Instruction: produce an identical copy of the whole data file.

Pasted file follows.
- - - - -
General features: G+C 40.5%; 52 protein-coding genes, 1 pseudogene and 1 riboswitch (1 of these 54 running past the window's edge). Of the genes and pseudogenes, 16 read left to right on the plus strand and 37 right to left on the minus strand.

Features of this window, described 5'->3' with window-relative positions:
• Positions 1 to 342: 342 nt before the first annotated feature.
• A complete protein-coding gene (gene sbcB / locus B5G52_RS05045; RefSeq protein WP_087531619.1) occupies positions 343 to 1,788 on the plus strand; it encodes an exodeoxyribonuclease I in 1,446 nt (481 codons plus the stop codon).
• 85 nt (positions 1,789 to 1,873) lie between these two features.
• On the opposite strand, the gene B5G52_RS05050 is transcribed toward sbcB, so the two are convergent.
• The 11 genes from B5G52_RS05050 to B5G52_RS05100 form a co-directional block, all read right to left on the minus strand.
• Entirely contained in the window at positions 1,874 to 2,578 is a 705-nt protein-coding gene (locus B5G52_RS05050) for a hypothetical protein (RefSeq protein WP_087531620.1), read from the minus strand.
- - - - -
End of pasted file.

General features: G+C 40.5%; 52 protein-coding genes, 1 pseudogene and 1 riboswitch (1 of these 54 running past the window's edge). Of the genes and pseudogenes, 16 read left to right on the plus strand and 37 right to left on the minus strand.

Features of this window, described 5'->3' with window-relative positions:
• Positions 1 to 342: 342 nt before the first annotated feature.
• A complete protein-coding gene (gene sbcB / locus B5G52_RS05045; RefSeq protein WP_087531619.1) occupies positions 343 to 1,788 on the plus strand; it encodes an exodeoxyribonuclease I in 1,446 nt (481 codons plus the stop codon).
• 85 nt (positions 1,789 to 1,873) lie between these two features.
• On the opposite strand, the gene B5G52_RS05050 is transcribed toward sbcB, so the two are convergent.
• The 11 genes from B5G52_RS05050 to B5G52_RS05100 form a co-directional block, all read right to left on the minus strand.
• Entirely contained in the window at positions 1,874 to 2,578 is a 705-nt protein-coding gene (locus B5G52_RS05050) for a hypothetical protein (RefSeq protein WP_087531620.1), read from the minus strand.